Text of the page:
Whittier Vo-Tech Students Repair Grave Marker of Namegiver

Students at Whittier Regional Vocational Technical High School are honoring the school’s namegiver by repairing his grave marker.

The John Greenleaf Whittier historical marker at Amesbury Union Cemetery broke in half when it fell from one of the chains that suspended it. Besides the break, the corner of the marker also chipped off.

Students studying metal fabrication made a new support for the hanger and CAD students used their three-dimensional printer to design and craft a new corner for the metal marker. The corner was then cast from aluminum in the metal fabrication shop. Finally, the two pieces of the original aluminum marker were welded back together. It has the year 1663 carved on it, the year the Amesbury cemetery on Main Street opened.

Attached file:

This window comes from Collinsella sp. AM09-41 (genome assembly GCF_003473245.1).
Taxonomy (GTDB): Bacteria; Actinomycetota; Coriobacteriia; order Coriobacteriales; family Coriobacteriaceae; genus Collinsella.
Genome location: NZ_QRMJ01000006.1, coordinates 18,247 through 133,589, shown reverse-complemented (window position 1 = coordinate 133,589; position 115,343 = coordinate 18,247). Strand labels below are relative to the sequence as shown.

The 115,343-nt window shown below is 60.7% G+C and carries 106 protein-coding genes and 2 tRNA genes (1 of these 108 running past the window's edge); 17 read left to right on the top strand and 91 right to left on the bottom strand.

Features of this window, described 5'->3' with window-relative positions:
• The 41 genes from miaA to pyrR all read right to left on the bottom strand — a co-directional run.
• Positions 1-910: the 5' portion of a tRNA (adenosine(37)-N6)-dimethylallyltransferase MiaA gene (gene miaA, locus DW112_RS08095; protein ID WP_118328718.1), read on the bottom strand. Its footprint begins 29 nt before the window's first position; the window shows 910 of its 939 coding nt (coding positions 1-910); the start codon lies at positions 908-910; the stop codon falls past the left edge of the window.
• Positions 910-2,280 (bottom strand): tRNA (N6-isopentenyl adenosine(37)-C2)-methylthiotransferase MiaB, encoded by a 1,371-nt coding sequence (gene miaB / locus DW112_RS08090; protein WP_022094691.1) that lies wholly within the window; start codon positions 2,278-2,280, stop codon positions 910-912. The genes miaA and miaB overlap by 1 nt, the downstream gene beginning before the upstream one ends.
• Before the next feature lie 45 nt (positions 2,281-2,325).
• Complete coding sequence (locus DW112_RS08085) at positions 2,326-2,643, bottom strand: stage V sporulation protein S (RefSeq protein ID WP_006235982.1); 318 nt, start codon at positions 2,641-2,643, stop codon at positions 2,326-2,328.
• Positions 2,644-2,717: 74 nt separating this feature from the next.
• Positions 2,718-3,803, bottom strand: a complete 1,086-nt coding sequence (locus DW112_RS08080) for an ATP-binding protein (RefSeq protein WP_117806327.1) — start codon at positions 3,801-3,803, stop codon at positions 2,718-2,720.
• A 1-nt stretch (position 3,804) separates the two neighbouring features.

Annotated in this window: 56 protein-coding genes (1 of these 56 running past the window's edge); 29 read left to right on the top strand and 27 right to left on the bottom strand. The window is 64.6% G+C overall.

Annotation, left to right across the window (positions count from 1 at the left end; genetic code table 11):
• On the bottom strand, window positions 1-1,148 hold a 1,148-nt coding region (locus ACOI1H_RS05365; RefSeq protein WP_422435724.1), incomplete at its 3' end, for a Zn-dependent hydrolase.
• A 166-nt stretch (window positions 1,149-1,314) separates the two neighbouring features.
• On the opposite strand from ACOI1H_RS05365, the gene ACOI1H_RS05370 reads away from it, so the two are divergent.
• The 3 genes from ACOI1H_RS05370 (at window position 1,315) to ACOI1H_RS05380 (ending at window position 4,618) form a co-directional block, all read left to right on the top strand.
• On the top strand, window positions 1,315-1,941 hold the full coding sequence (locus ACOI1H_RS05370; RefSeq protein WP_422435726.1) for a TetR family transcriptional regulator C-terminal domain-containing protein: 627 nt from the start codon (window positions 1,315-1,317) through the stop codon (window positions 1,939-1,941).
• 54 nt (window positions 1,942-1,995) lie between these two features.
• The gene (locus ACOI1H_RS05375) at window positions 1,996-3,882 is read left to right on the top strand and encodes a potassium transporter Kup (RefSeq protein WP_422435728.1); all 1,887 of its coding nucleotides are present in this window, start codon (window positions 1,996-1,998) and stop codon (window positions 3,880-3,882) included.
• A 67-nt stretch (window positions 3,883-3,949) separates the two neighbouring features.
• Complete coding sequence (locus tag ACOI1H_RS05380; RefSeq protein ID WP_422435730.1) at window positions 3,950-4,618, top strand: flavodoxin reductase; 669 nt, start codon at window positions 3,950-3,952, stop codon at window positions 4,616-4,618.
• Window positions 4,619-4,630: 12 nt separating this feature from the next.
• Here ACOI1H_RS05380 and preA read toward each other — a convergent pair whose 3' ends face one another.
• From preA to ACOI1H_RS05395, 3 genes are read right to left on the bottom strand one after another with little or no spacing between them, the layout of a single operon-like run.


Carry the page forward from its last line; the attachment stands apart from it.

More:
Members of the Whittier Home Association, Amesbury, with the support of Haverhill’s Whittier Birthplace, spearheaded the restoration of the gravesite. A new bench has been installed and grass will be planted this spring.

The poet and abolitionist was born in Haverhill in 1807 and moved to Amesbury in 1836. He died in 1892 in Hampton Falls, N.H.

2 thoughts on “Whittier Vo-Tech Students Repair Grave Marker of Namegiver

  1. Good job by the Whittier students, but this sign isn’t Whittier’s grave marker. This is a sign near the cemetery entrance notifying visitors that “Here lies Whittier” meaning he’s buried inside this cemetery, but not at that exact location.